Toyota’s sick paint job could cut carbon emissions
Toyota’s 2017 Prius comes in a lurid shade of lime green that’ll make you thirsty for a mojito. Surprisingly, that same paint could make your car a little less thirsty for gasoline.
The vehicle’s “Thermo-Tect Lime Green” coating is solar reflective, meaning that the exterior absorbs less heat. That way, the inside of the car stays cooler, and you’re less likely to turn on the gas-guzzling air conditioner. In hot weather — which is becoming more and more frequent as the Earth warms up — cranking up the A/C can reduce fuel economy by more than 25 percent.
Toyota expects that under scorcher conditions, the surface temperature of its lime-clad vehicle will be about 9 degrees F cooler than the average set of wheels. Though it’s hard to know how much gas that would save, research shows it could make a real difference. Wired points to a study that estimates coating every car in Japan with solar reflective paint could reduce CO2 emissions by 210,000 tons a year.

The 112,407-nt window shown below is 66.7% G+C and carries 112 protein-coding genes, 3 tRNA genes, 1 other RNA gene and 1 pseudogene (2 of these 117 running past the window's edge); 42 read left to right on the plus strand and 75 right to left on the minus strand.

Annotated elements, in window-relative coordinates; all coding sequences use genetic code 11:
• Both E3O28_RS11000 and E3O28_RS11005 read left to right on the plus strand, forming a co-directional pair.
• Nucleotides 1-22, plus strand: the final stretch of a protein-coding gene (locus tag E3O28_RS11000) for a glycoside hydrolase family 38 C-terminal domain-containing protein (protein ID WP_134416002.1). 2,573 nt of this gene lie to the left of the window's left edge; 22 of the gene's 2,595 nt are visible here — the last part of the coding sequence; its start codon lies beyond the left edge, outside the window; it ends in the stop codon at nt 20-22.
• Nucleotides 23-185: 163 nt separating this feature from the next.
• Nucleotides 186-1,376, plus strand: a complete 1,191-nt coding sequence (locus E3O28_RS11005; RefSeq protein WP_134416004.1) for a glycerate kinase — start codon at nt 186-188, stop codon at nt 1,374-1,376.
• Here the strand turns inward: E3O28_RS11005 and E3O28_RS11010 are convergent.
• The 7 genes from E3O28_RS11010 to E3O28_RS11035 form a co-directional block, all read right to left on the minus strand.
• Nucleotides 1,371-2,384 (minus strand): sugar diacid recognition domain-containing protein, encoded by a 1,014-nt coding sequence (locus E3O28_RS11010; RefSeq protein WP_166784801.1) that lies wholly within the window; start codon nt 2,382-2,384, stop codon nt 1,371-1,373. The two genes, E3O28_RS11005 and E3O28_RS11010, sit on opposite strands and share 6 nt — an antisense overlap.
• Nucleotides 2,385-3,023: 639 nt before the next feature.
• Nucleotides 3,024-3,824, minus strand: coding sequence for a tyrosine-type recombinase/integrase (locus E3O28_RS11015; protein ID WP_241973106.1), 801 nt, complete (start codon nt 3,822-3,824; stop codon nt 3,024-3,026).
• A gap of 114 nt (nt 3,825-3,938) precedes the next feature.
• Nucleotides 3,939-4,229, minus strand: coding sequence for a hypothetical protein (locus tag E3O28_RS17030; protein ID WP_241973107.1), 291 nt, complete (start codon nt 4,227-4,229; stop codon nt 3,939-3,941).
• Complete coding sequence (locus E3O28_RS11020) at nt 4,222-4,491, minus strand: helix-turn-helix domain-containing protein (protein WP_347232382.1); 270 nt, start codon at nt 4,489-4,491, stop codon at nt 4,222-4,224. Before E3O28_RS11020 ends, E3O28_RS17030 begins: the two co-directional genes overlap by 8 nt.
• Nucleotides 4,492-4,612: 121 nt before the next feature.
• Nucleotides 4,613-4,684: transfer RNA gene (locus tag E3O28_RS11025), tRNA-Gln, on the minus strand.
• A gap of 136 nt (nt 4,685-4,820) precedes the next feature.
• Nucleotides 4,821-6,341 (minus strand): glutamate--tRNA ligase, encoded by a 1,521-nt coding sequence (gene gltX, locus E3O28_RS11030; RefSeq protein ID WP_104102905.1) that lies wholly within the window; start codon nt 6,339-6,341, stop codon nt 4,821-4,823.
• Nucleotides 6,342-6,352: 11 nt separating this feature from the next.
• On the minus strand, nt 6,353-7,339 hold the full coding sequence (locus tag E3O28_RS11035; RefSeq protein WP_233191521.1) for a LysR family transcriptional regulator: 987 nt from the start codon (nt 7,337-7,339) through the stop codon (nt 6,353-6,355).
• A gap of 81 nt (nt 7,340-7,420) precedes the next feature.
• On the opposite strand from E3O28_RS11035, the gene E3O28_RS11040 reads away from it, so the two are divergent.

Sadly (sort of), Thermo-Tect Lime Green paint is only available in Japan. But you can achieve the same sun-reflective effect without blanketing your roadster in the accent color of your 13-year-old self’s bedroom redesign frenzy. Good old-fashioned white paint reflects 70 percent of the sun’s light, whereas silver reflects about 50 percent, according to Wired.
In the past, automakers have found it difficult to achieve this level of solar reflectivity with other paint colors. That’s where Toyota’s neon green paint, which the company claims is even more reflective than purely white paint, comes barreling in.
No need to wave, Japan — we can see you loud and clear. That paint color may not be “cool,” per se, but it might keep our cars (and the Earth) just a tad bit cooler.
Get Grist in your inbox